Building an Equitable Future—Together.
In King County, poverty, homelessness, and limited educational opportunities impact people differently. Black, Indigenous, and other communities of color bear a disproportionate burden, preventing them from accessing traditional pathways to wealth and economic security. But what if these communities led the way in solving these problems?
To realize United Way of King County’s vision of an equitable and just community where everyone thrives, we must recognize where we may have harmed or have caused harm—either through action or inaction. That’s why we’re doing things differently: Our community partnerships work to combat structural and institutional racism and reduce inequities so we can build that equitable future—together. We empower neighborhood-based organizations, putting the power in their hands, to do just that.
Real People. Real Stories.
What is Participatory Grantmaking?
This is an approach that cedes decision-making power for funding to the communities impacted by the funding decisions. It’s a paradigm shift in how we work and honors the fact that organizations are agents of change in their communities, not just beneficiaries of grants. Therefore, they are best suited to make funding decisions. By increasing the number and diversity of decision-makers, it will strengthen the decisions and allow more funding to those most able to create long-lasting change.
Communities know best what issues they face and how to address them. When we partner with, and cede power, to communities we support, we reduce barriers. The community-based funding approach is both innovative and proven—and creates new approaches by addressing historic inequities. This is how the new model works:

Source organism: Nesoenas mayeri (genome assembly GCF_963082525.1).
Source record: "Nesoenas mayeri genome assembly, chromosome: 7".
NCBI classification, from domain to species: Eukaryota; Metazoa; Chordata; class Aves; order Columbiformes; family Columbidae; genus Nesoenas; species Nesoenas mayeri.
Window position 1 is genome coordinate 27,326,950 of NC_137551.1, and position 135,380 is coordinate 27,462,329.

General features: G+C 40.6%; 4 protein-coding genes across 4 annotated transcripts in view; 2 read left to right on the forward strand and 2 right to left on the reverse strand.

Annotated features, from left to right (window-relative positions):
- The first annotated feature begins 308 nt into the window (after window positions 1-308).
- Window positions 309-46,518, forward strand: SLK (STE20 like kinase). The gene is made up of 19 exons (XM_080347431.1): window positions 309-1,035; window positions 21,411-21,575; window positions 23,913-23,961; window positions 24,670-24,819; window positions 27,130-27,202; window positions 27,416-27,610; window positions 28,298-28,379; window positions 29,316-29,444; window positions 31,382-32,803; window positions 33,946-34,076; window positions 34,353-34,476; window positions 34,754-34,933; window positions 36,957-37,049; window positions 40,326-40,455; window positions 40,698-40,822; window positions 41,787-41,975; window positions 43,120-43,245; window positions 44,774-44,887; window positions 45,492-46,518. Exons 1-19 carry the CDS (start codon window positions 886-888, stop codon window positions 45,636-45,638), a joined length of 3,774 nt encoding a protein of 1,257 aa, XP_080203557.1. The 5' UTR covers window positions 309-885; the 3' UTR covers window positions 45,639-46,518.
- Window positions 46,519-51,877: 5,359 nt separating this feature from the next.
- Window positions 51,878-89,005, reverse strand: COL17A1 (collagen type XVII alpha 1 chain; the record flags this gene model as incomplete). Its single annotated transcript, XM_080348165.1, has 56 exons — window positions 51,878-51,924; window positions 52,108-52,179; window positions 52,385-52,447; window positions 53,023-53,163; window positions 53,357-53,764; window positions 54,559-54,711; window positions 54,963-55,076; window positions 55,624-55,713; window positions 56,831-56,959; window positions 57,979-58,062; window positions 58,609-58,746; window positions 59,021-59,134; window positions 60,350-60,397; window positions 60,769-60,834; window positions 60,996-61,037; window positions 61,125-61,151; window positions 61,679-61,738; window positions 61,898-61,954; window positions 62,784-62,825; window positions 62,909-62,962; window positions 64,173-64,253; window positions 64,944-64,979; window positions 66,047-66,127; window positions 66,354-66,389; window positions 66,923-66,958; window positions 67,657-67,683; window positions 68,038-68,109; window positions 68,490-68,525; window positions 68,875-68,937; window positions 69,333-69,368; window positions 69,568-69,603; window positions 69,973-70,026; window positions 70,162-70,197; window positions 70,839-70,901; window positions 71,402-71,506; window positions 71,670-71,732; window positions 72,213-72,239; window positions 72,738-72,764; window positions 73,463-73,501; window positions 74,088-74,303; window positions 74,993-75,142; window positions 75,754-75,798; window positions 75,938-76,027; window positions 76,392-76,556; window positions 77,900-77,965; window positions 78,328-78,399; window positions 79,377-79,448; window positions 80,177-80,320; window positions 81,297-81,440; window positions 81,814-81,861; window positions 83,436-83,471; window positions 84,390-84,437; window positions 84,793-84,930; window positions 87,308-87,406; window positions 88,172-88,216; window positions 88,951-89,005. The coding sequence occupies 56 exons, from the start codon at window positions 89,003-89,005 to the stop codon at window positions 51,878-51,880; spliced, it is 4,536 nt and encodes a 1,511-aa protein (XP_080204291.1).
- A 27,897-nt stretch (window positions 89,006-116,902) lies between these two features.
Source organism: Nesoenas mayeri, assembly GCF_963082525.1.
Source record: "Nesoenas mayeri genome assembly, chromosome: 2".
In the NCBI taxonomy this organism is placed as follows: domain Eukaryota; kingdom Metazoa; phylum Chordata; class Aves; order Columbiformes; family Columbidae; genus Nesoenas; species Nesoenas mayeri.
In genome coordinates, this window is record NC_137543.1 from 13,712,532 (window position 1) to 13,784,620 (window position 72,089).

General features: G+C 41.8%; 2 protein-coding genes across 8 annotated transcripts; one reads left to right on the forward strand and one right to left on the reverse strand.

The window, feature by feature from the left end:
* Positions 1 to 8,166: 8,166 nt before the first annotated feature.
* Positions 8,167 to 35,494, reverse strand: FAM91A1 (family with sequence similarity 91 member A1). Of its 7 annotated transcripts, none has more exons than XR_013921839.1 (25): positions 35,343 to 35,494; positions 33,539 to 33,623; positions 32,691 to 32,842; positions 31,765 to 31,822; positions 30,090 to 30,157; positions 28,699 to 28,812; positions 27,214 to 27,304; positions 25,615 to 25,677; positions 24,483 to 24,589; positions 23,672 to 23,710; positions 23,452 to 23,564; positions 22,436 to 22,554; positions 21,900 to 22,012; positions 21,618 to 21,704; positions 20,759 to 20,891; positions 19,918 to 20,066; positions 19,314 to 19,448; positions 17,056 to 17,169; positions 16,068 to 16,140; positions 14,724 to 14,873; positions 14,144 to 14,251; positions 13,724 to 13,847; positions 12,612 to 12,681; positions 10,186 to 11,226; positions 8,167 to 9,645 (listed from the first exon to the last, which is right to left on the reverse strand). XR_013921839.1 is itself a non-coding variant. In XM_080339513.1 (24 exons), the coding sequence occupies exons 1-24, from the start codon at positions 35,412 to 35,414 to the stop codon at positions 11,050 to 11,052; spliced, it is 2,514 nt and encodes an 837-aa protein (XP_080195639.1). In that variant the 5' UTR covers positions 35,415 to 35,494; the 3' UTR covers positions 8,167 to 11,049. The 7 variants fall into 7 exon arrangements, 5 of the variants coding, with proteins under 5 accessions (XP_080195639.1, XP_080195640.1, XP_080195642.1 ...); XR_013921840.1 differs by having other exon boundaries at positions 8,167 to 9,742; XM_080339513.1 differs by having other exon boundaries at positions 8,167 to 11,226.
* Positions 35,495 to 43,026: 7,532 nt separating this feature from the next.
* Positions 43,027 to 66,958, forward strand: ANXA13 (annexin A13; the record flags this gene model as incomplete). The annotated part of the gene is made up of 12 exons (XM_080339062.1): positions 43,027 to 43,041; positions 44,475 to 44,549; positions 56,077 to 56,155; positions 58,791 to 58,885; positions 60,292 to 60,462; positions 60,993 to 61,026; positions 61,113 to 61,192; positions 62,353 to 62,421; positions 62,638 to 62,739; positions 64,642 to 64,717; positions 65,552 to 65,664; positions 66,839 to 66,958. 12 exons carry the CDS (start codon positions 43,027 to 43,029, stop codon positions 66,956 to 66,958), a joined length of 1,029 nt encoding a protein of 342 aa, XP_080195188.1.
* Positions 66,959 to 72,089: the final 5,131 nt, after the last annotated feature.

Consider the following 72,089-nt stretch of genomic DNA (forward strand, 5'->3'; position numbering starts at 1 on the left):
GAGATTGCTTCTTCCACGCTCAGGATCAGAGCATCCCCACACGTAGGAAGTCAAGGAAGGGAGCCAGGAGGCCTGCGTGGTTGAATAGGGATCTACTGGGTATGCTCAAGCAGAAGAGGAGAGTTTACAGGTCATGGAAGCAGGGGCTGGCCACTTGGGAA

United Way of King County raises funds through individual donors, corporate sponsors, government agencies, grants, and other contributors.
We partner, work with, and cede power to communities to explore new, equitable ways of funding programs and supporting them.
Participatory grantmaking lets the community decide how to allocate and distribute funds to address challenges they’re facing.
Changing Power Dynamics
Changing Power Dynamics
The approach is an intentional way of combating potential colonialist, white supremacy-rooted elements of philanthropy and changing power dynamics between the organizations who distribute funds and those who receive them.
Black leaders know their communities best. We bring a coalition of 14 Black-led organizations together to determine how our funding will be directed to support the equitable recovery and long-term viability of King County’s Black community.
Despite being among the communities with the greatest basic needs, only 0.23% of philanthropic funds are awarded to Native-led nonprofits. This fund launched by United Way in 2020, hands decision-making power back to King County’s Indigenous communities through 12-member Seattle Urban Native nonprofits.
We believe communities of color are best suited to support youth of color in all aspects of life— including education. The 14 organizations in the Racial Equity Coalition (REC) create communities of belonging for youth of color, offering after-school programs that celebrate their cultural identities and equip them with the tools to stay engaged in school.
Thanks to Our Supporters: